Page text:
I want to re-emphasize that “make your first cast the best cast” advice. Too many eager beavers don’t wait until they’re in a good casting position or don’t bother to consider where the best fish-holding spots might be. They simply start hurling inaccurate casts while still a long distance away. Lots of baits bombing down randomly several feet away from a smallmouth will more often alarm the fish, rather than appeal to it. If a fish does happen to strike, it’s often missed when the casting distance was too great. Try to stay in the “fatal 50s” range (50 to 60 feet away) when making a cast. That’s close enough to make accurate casts and consistently hook fish, yet far enough away not to alarm them if watercraft noise is minimized.
Spawning is quite temperature dependent, and during warm springs reproduction for some smallmouths can be over by the first week of June. When that occurs, these fish will start moving away from the shallow bays, bank eddies and gravel-bottomed shorelines that held their nests. For four or five days after leaving their fry to fend for themselves, smallmouths will be pretty lethargic. A few of them can still be caught by persistence, but the best bets are fish that have already gone through their short post-spawn funk and are starting to feed once again.
In their post-spawn, early-summer feeding period, smallmouths typically are spread along cover-laden shorelines, over rocky flats and around newly emerging vegetation that’s growing on a hard bottom. In rivers, the heads and tails of pools will hold a lot of feeding fish. In a lake with only moderate clarity, early-summer fish can be found shallow during much of the day, certainly shallow enough to be caught on topwaters. Even in extra-clear waters, many smallmouths will be shallow and topwater accessible in the mornings and evenings.
BUZZ ’EM, OR WALK THE DOG
To find those scattered fish, use a topwater that covers water quickly. Buzzbaits are good, but when it’s very calm and clear, a smaller 1/8-ounce buzzer can be more effective than larger models. While smaller buzzbaits are harder to cast and a little harder to keep buzzing properly, the payoff can be more strikes. A stickbait often produces even more strikes from scattered fish than a buzzbait does. Try walking the dog with a sticklike topwater such as a Sebile Bonga Minnow or Heddon Zara Puppy.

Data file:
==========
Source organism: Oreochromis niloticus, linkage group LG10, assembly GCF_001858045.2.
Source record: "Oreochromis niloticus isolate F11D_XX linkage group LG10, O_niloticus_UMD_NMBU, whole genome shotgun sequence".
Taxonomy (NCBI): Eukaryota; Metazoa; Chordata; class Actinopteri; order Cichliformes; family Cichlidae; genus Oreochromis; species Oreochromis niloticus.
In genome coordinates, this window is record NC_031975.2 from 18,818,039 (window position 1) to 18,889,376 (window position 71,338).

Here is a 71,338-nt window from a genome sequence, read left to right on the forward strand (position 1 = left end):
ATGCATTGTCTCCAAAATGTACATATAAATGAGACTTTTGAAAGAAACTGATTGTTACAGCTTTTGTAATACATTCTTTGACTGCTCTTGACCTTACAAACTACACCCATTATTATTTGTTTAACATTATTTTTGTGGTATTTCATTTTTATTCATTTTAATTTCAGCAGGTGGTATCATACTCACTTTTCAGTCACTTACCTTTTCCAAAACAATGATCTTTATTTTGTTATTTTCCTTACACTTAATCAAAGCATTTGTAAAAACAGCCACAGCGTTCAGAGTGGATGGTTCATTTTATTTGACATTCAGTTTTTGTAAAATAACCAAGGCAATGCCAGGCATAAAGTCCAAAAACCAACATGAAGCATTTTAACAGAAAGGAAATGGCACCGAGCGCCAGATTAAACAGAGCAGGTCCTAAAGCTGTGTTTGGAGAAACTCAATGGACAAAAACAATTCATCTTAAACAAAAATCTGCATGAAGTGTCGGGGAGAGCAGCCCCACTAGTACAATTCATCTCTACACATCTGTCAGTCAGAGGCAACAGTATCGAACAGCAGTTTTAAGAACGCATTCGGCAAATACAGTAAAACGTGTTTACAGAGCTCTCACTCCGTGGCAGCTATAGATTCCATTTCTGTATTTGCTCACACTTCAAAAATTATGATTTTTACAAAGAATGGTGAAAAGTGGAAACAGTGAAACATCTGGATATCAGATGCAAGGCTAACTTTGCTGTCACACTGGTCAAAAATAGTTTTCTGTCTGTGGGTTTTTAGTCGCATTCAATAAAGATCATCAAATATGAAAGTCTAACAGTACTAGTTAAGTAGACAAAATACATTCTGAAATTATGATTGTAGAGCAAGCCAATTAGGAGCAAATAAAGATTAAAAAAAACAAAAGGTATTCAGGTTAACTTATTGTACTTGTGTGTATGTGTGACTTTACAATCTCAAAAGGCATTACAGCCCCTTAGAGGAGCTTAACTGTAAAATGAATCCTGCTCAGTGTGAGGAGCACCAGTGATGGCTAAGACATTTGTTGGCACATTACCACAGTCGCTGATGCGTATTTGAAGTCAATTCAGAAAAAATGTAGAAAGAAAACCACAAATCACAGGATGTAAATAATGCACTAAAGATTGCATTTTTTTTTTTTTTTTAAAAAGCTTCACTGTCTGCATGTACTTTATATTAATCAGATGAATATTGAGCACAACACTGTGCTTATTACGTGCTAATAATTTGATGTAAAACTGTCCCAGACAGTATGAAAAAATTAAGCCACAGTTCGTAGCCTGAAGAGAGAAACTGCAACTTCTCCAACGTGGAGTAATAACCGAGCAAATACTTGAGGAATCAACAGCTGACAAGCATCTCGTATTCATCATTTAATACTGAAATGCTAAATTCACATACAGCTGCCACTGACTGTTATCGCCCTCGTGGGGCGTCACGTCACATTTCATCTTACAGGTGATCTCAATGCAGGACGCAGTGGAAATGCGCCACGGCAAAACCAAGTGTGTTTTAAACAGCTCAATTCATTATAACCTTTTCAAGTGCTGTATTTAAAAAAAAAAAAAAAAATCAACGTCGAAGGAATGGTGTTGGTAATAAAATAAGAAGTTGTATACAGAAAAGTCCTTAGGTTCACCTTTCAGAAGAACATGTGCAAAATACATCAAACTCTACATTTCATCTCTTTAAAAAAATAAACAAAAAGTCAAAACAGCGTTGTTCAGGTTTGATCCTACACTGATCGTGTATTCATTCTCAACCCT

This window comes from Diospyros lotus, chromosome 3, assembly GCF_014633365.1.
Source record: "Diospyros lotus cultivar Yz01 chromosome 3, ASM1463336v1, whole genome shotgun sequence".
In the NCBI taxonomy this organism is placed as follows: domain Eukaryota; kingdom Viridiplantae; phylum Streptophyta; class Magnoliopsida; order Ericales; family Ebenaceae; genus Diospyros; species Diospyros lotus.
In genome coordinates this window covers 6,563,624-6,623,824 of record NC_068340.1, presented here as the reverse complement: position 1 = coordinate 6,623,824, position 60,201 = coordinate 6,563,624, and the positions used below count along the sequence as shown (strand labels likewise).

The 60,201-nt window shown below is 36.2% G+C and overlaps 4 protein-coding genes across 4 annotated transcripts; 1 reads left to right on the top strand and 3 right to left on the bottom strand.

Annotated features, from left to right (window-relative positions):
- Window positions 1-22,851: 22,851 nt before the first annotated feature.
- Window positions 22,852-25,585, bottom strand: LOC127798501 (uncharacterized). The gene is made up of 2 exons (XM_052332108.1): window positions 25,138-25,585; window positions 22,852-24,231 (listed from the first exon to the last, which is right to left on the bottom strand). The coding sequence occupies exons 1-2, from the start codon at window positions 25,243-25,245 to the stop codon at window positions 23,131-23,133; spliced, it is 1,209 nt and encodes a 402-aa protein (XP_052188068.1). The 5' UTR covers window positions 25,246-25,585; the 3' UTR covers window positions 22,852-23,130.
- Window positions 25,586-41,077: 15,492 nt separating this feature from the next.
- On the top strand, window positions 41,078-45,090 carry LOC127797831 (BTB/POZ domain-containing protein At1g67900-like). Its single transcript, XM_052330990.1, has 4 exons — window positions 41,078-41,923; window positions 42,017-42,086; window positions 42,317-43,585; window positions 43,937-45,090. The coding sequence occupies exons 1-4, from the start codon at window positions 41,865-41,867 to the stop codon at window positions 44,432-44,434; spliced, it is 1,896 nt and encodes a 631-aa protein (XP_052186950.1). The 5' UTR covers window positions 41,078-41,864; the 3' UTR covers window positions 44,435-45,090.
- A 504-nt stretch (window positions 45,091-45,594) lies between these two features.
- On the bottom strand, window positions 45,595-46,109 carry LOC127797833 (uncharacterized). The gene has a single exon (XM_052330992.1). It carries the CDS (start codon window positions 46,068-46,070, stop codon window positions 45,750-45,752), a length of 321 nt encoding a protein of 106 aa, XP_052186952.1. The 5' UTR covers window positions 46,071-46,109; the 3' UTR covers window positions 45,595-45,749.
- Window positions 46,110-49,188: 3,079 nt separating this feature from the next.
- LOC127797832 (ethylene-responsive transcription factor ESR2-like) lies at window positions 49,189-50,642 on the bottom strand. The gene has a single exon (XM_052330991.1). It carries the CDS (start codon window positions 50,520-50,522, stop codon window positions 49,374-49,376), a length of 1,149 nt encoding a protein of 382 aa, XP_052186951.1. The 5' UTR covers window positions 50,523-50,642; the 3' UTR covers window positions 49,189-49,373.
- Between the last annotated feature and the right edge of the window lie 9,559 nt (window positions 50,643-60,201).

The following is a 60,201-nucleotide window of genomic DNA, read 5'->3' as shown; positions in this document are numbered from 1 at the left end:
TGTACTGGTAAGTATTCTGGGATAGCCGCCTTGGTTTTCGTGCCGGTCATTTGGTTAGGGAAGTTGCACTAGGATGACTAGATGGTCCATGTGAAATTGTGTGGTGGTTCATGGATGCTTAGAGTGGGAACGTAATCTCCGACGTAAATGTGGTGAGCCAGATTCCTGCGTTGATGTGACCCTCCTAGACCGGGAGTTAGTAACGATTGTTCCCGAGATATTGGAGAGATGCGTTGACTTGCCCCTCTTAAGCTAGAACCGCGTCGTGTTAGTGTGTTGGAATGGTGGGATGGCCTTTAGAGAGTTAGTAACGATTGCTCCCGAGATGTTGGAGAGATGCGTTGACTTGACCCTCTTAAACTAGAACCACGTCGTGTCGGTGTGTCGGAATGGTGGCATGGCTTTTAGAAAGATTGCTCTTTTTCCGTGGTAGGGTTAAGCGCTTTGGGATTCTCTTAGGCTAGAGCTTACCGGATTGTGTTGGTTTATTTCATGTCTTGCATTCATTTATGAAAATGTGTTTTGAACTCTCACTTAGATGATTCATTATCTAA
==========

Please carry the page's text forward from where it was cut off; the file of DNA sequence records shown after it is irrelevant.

Even though stickbaits make very little sound, their wild side-to-side, zigzag action will drive smallmouth bass wild when the surface is smooth and the water clear. It takes a little practice to perfect the rod-tip rhythm and retrieve speed required to keep a stickbait steadily darting side to side. But it’s worth it. Walking the dog really shines when working large rock flats and reefs, or retrieving parallel to a rocky bank.
Perhaps the biggest downside to darting stickbait topwaters is that a good percentage of mid-sized smallmouths won’t hook themselves on the strike. While these fish may try again on the next cast, a more reliable way to hook them is to have a “come-back” lure at the ready.
If you have a fishing partner in the boat, that person should immediately “come back” to the missed fish with a propeller topwater or small popping plug. If you’re fishing alone, drop your stickbait rod, grab the other rod and cast back as quickly as possible. Fish seem to lose interest if you wait too long, but when the second plug is dropped over their heads within a few seconds, they’ll hit again 75 percent of the time.
Recently, one of my two guiding clients was using a Zara Puppy, while his pal was using a small Pop-R lure. The stickbait elicited plenty of strikes from 12- to 14-inch fish, but only five fish were actually hooked and landed on it. However, the fellow using the “come-back” lure got 16 or 17 of the missed fish to hit again on the popper, and he landed almost all of them after that.
Sometimes cool weather can extend even into the early summer feeding period. Especially when there are unusually cool nights, water temperatures in the morning will be downright chilly. During those times, the bite in the morning is likely to be slow to nonexistent. But don’t give up on topwaters. On sunny days, water temps will probably rise several degrees by early to mid-afternoon, dramatically energizing the fish. I’ve seen plenty of those coolwater days where only a couple of fish were caught before 2 p.m., but a couple of dozen were landed after 2.
Topwatering isn’t always the best option, but it’s without question one of the most exciting ways to catch bass. Don’t miss out.